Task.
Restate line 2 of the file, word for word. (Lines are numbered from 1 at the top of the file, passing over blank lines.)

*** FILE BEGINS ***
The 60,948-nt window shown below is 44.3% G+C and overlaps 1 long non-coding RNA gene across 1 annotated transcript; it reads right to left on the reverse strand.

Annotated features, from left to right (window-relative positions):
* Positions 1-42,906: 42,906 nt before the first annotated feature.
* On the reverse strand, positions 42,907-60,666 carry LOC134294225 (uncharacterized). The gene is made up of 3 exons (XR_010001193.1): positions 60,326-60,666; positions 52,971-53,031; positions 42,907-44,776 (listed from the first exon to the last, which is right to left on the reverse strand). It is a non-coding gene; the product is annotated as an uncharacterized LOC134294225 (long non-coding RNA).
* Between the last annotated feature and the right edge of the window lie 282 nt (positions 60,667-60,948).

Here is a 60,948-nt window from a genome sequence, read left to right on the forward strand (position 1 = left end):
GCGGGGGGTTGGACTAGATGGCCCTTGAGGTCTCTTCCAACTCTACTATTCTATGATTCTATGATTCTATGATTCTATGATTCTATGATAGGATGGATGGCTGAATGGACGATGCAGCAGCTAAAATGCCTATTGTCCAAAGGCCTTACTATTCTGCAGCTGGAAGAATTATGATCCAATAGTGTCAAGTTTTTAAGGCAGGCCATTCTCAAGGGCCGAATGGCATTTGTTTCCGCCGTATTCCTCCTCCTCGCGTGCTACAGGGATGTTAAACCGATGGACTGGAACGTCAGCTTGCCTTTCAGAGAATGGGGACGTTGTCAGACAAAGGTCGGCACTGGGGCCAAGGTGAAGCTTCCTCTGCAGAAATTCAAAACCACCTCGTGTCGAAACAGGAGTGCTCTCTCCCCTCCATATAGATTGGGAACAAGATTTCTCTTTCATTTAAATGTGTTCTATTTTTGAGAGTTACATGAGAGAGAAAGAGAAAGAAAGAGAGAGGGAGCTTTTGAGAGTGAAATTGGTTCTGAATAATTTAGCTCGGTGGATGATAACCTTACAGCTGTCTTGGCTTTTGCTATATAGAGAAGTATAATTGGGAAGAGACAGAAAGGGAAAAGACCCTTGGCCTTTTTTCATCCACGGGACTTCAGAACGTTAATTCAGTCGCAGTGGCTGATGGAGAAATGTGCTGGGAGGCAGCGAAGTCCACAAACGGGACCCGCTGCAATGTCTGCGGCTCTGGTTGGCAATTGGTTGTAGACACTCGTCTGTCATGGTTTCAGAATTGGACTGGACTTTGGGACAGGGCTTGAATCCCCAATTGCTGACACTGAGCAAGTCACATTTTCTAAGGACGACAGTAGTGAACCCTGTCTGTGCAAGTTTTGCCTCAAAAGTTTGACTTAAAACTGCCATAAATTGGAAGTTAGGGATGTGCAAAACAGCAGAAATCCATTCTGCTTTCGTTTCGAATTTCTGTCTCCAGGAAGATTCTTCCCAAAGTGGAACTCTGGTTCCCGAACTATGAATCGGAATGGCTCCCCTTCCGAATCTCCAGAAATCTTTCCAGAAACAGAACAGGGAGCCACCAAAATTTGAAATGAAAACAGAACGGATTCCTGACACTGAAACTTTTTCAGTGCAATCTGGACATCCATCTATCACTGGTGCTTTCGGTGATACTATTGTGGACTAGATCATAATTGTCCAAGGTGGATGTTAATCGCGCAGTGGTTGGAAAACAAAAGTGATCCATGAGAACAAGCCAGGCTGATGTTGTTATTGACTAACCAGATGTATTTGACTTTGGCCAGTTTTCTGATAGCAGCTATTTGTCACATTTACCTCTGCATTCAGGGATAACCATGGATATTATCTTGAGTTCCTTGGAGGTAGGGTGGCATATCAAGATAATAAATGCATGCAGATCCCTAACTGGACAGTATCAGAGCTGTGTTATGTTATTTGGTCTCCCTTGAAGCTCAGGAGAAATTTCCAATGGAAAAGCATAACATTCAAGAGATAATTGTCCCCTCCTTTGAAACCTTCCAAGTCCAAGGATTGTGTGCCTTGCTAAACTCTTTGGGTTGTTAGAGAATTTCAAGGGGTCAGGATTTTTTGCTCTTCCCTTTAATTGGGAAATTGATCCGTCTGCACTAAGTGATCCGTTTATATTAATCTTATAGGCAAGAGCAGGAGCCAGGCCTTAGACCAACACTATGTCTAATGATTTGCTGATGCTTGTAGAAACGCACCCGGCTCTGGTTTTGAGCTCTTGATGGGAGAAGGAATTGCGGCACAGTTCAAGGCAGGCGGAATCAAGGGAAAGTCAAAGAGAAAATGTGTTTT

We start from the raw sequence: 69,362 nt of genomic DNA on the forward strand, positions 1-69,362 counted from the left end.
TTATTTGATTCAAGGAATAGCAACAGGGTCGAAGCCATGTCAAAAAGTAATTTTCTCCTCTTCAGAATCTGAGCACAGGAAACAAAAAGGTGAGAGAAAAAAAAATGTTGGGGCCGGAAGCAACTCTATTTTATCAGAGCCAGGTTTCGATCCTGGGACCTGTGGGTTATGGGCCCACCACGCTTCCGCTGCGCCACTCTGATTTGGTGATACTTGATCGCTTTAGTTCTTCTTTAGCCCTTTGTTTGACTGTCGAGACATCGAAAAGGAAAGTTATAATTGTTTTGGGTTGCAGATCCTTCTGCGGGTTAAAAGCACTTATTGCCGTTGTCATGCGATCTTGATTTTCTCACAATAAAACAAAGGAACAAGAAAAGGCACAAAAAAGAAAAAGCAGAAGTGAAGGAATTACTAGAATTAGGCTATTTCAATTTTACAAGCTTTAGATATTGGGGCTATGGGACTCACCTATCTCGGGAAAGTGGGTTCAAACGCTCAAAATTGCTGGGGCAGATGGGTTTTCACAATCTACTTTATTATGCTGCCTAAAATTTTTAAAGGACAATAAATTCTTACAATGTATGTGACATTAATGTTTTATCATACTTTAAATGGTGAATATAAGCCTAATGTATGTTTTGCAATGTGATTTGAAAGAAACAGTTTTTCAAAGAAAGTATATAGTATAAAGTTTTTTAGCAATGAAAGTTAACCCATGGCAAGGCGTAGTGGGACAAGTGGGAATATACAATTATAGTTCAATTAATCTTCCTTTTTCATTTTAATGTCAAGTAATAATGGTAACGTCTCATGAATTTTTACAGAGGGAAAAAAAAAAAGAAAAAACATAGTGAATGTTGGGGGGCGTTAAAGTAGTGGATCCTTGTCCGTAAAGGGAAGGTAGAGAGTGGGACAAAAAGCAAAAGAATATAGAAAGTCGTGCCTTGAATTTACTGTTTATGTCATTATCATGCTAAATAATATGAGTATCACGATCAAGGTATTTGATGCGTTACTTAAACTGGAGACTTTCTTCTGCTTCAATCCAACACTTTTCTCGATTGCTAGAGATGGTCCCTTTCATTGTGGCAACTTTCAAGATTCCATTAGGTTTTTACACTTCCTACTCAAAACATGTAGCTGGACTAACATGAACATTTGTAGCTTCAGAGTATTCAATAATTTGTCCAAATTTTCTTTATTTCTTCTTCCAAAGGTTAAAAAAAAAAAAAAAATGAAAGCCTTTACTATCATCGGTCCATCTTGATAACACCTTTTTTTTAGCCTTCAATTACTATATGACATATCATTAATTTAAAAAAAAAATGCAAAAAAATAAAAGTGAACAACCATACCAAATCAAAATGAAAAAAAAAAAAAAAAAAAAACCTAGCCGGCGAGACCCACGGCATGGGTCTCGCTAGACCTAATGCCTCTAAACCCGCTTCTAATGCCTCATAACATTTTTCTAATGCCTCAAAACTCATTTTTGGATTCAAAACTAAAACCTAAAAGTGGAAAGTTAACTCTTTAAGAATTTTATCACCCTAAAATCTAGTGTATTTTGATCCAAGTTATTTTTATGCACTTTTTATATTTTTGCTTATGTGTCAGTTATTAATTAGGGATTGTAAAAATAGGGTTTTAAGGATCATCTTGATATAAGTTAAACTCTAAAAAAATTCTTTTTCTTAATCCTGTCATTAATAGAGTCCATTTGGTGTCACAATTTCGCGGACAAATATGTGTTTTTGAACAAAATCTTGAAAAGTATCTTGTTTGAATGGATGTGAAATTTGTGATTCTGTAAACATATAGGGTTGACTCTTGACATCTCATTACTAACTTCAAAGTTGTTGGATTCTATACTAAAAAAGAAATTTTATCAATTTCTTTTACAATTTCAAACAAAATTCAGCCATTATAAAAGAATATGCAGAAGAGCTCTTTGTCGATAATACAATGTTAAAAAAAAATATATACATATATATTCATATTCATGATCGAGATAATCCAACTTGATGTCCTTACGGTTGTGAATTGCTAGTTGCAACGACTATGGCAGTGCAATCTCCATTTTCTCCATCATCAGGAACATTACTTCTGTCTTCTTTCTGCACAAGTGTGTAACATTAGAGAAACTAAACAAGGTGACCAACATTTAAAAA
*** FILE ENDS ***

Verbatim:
Annotated features, from left to right (window-relative positions):